Fine-tuning involves training a customized model based on GPT's architecture using input-output pairs we provide. We confine our available training data to existing PIRs and their summaries, amounting to around 1500 examples of varied quality. This quantity is insufficient for cultivating a fine-tuned model capable of discerning the specific details we want to extract from the reports, leading us to discard this option.

Manual comparison of about 40 summaries generated by the fine-tune method against the other two methods showed that both GPT completion and GPT chat outperformed the fine-tuned model, exhibiting the following strengths:

  • Accurately determining impact duration from the start and end times, a detail frequently overlooked by the fine-tuned model.
  • Effectively correlating various incident phases, such as deducing how resolution methods relate to the causes, whereas the fine-tuned model often isolates different factors.
  • Using the capabilities of GPT-4, surpassing the fine-tuned model, which supports up to davinci-002, nearing the proficiency of GPT-3.5 but still missing critical details.

While the completion API requires details in a single paragraph, resulting in a more flexible but potentially inconsistent response format, the chat API allows system messages to guide the structure of the expected summary elements. Moreover, dividing the PIR and summary into messages labeled as "user" and "assistant" improves the GPT chat API's ability to comprehend the intended format, securing more consistent summary quality. Given these advantages, we chose GPT-4-chat as the Large Language Model (LLM) for creating summaries.

Prompts for summary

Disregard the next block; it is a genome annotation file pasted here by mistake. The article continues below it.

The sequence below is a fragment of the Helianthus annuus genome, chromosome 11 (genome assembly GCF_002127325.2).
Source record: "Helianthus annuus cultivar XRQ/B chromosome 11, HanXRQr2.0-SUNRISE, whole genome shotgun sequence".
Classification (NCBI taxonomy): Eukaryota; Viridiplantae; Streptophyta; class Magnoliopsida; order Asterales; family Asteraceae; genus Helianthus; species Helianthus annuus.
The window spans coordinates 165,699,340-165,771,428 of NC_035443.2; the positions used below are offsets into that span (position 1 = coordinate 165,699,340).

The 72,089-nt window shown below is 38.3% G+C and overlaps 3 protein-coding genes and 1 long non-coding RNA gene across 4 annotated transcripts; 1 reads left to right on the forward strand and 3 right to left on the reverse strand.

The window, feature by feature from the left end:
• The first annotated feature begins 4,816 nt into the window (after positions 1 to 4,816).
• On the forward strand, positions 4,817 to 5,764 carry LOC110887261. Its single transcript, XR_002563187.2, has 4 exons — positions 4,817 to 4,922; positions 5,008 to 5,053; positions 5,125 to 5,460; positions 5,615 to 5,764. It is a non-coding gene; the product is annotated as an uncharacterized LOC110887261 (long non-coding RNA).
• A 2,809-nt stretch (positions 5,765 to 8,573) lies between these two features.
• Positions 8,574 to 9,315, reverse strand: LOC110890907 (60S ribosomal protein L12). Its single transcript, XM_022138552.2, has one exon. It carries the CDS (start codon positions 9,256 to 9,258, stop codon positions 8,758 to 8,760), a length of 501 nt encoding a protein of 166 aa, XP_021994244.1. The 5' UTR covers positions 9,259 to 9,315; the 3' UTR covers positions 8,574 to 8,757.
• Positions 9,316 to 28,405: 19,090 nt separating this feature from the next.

We use the following prompts to the GPT-4 chat endpoint. In these prompts, the term PIR-new represents the PIR from which we want to produce a summary. Our prompt structure looks like the following.

"messages": [
{ "role": "system", "content": "<summary prompt>" },
{ "role": "user", "content": "<PIR1>" },
{ "role": "assistant", "content": "<Summary 1>" },
{ "role": "user", "content": "<PIR2>" },
{ "role": "assistant", "content": "<Summary 2>" },
{ "role": "user", "content": "<PIR-new>" }

The summary prompt looks like the following.

You are an experienced Site Reliability Engineer understand different CS terms and their usage.
Goals: Summarising reliability reports in a blameless manner, sentences within summaries should be coherent.
1. The summary should be in a flexible format, with key components connected to each other.
2. Here are some key components desired in the summary if they are present in the original PIR:
- Detection Methods: Manual vs Monitoring alert, with some more details
- Impacted Groups
- Affected Service
- Duration
- Root Cause
- Trigger
- Mitigation Method
3. Focus on the systemic issues and facts without attributing errors or oversights to individuals.